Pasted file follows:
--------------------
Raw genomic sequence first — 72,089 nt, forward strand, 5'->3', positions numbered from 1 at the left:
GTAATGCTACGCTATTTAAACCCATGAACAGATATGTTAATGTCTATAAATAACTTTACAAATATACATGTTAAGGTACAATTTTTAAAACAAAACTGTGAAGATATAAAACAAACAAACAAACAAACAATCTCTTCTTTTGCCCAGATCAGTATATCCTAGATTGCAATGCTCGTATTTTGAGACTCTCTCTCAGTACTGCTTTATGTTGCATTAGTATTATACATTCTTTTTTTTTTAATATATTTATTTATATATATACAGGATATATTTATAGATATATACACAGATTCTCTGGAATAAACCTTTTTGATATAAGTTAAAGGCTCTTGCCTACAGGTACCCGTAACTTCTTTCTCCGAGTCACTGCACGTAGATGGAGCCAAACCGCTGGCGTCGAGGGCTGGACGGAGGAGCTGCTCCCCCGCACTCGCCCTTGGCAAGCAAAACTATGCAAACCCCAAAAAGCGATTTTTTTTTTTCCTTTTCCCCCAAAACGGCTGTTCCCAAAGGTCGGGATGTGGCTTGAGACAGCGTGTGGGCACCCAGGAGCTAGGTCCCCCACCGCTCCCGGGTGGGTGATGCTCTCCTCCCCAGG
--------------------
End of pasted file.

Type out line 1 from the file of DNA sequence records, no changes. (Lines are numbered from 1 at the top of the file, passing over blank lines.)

Raw genomic sequence first — 72,089 nt, forward strand, 5'->3', positions numbered from 1 at the left: